Did Asura’s Wrath Create a New Game Genre by Accident?
The ‘Interactive Anime Series’
by Daniel Geikowski
© 2012 Daniel Geikowski
Ever since Asura’s Wrath had been announced, I had kept an eye on the game’s progress.
Being a fan of Japanese Anime, such as Dragonball Z and the like, the game looked to take various cues and themes from Anime Pop Culture.
The art style looked to be a nice balance of hand-drawn and computer generated images. Battles take place on such an immense and global scale.
Asura’s Wrath promised an engaging story; I couldn’t wait to get stuck into it.
Time to get angry!
Asura’s Wrath places you into the angry boots of Asura, one of the Eight Guardian Demigod Generals tasked to protect the Realm of Shinkoku from the “Gohma”, beings who have been corrupted and wreak havoc across the planet.
After an initial battle with the Gohma, the angry Asura gets even angrier once he is betrayed by his fellow Generals, who murder his wife, kidnap his daughter, and kill Asura himself.
Funny how that happens. Asura becomes so angry that he comes back to life 12,000 years later to dish up some revenge. Hijinks ensue.
Body Odour is his strongest weapon.
While the art style and story are worthy enough to attract gamers to Asura’s Wrath, the gameplay might not.
Players will need to get used to watching a 5 minute cutscene, playing for about 2 minutes, before sitting back to watch another 5 minutes of dialogue.
The gameplay varies from time to time, ranging from Beat ‘em Up brawling one minute, to On-Rails Shooting the next.
That might not sound like the most exciting gameplay I know, but the context is what helps make the gameplay a tad more exciting.
You see, Asura goes through some crazy scenarios.
Never gonna survive, unless we get a bit crazy…
At various points throughout the game, Asura will be flying through space blowing Gohma into pieces, fighting a blind dude on the Moon, fighting another guy about twice the size of the planet, and my favourite, trying not to stare too much at the attendants while bathing in the Hot Springs.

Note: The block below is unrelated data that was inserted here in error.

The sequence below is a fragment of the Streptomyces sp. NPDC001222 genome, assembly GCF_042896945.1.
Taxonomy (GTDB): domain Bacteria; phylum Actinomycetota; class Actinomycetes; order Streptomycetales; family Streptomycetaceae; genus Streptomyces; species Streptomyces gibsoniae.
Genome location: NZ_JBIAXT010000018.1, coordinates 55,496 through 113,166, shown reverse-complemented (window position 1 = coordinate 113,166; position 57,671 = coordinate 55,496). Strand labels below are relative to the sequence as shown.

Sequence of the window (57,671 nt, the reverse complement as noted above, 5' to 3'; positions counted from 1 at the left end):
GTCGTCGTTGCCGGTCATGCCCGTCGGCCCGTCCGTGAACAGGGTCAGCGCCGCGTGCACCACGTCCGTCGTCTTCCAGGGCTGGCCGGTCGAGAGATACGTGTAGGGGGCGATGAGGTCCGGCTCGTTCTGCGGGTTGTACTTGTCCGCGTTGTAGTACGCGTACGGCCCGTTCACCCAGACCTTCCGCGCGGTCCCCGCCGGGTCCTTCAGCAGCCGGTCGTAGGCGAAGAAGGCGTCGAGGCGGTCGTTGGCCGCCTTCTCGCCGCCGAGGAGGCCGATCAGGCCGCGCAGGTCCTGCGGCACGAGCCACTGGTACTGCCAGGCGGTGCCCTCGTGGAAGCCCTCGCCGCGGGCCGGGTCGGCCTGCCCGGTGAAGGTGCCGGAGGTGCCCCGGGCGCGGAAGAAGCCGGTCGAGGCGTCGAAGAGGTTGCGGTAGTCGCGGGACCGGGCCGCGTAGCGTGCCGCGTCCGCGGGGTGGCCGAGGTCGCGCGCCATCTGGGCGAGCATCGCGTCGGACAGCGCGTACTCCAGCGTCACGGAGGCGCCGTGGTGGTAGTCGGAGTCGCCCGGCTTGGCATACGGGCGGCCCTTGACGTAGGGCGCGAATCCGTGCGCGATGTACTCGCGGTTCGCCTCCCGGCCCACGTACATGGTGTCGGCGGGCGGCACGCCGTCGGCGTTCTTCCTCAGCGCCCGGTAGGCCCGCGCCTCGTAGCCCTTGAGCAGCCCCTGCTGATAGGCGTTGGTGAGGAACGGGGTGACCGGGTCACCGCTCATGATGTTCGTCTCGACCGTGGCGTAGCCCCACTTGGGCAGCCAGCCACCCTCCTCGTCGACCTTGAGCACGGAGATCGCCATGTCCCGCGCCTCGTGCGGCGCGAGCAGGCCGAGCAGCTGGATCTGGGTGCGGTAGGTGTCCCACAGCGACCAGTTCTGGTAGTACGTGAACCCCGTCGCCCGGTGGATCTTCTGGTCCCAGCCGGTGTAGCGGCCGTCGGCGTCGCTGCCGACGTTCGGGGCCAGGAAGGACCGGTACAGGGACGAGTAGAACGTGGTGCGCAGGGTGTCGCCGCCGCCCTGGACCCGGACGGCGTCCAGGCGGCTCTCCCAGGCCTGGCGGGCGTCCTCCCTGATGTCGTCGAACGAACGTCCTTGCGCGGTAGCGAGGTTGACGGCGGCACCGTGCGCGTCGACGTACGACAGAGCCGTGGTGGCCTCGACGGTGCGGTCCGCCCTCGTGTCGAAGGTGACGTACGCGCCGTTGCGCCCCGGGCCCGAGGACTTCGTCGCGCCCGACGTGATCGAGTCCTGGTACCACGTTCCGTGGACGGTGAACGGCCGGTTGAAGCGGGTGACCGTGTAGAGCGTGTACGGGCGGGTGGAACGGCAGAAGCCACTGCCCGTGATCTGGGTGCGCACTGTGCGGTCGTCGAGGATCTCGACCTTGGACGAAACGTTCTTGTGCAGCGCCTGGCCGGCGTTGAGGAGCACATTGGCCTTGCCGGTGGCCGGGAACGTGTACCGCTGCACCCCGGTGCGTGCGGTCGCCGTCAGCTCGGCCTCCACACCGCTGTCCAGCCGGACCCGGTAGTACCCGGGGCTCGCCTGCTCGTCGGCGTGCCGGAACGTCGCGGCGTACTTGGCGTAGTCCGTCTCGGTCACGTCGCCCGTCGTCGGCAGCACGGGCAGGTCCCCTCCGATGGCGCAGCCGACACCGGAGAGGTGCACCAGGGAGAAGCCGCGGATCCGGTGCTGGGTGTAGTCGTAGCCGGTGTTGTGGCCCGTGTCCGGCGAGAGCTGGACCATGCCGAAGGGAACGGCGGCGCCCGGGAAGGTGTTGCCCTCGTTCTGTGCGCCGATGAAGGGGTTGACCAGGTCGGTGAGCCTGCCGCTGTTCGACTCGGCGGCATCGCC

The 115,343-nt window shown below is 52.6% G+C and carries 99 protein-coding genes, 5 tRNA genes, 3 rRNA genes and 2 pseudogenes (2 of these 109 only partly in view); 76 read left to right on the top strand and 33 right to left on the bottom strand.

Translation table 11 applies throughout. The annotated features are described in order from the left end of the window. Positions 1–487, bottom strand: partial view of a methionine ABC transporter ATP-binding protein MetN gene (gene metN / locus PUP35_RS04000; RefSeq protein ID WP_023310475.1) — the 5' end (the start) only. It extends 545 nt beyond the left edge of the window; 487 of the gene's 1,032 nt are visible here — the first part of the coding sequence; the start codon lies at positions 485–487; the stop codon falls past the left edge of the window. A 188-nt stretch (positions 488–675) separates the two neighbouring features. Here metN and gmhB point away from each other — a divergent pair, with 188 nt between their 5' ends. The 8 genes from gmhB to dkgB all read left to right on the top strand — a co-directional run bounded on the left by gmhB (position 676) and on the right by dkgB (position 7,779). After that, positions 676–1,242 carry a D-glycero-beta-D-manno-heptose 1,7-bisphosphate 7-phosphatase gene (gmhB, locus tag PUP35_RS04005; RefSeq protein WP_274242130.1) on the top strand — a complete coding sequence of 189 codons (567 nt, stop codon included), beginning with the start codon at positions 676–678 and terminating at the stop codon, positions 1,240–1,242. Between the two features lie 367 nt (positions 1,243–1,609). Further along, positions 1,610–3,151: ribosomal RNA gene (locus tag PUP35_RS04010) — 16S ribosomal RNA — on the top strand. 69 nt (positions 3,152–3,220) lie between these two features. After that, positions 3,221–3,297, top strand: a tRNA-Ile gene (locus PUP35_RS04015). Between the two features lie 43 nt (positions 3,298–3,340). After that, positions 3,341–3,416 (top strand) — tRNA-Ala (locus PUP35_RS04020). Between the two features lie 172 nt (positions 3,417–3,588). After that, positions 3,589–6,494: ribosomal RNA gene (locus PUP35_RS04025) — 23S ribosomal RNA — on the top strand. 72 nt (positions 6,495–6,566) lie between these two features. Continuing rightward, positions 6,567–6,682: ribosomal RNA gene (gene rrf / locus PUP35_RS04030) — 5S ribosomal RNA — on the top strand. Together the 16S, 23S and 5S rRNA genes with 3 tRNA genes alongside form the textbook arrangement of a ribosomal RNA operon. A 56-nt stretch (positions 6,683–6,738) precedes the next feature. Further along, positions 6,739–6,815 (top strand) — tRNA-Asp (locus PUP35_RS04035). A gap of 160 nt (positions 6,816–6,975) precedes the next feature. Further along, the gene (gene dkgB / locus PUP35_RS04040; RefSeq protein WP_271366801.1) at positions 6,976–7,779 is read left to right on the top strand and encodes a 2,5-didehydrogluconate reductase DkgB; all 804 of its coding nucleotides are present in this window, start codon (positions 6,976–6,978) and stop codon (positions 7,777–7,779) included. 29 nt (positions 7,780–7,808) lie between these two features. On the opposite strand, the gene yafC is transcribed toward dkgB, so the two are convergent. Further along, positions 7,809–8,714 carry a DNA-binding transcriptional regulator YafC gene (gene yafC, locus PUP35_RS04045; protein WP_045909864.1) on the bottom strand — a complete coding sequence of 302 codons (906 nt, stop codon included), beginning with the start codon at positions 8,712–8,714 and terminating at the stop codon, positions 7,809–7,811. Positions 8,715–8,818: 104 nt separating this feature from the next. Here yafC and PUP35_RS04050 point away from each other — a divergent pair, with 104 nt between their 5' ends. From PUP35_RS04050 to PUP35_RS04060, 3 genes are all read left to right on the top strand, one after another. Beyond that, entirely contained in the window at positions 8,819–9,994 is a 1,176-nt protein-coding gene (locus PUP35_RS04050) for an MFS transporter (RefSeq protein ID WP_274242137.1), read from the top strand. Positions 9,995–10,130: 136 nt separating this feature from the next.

Each one of these crazy scenarios are presented in Asura’s Wrath as an episode. Each episode plays out like an actual Anime series, complete with start and end credits, recaps, and teasers for the next episode.
This also makes Asura’s Wrath a polarising title.
The absence of hefty amounts of gameplay will most likely turn most gamers off, feeling like they’ve been cheated, they haven’t got their money’s worth. In around the 6 hours it takes to complete the game, probably no more than 2-2.5 hours of that is actual gameplay.
Also, every gamer’s favourite mechanic, the Quick Time Event (QTE), features quite heavily throughout the game. Sure, it keeps you on your toes while you’re kicking back watching the cutscene, but after an hour or so, it gets a little annoying pressing Y or mashing B all the time.
Repeatedly mash B to win
No doubt other fans of Anime would also find more enjoyment here than the ordinary gamer looking for their next action fix.
It got me thinking, is this a new genre?
Asura’s Wrath is obviously a video game, but is essentially an Interactive Anime Series.
A lot of people state that some games are now becoming like Interactive Movies, so I think it’s a natural progression. Asura’s Wrath works to bridge the gap between games and movies/anime, and does it somewhat successfully.
Imagine if the Dragonball Anime was given the same treatment? Neon Genesis Evangelion? Cowboy Bebop? It allows fans to experience the narrative while also interacting within their favourite worlds.
Interactive Anime Series
This sort of setup would work well with the current feature of gaming, DLC.
Asura’s Wrath has DLC in the form of new Episodes. It allows players to gain more insight into the story of Asura long after finishing the main game. I believe an Anime Series could work well, with new Episode or Season DLC being released sporadically, to keep the narrative flowing.
Then there is the debate of whether gamers should shell out the money to purchase DLC, or wait for a sequel to expand the story. Perhaps each entry could work as one or two seasons, with episode DLC incorporated into that?
Whatever the case, I believe there is a future for titles such as Asura’s Wrath.
A category which allows for more interaction with our favourite worlds.
You can’t get angry about that.
© 2012 Daniel Geikowski
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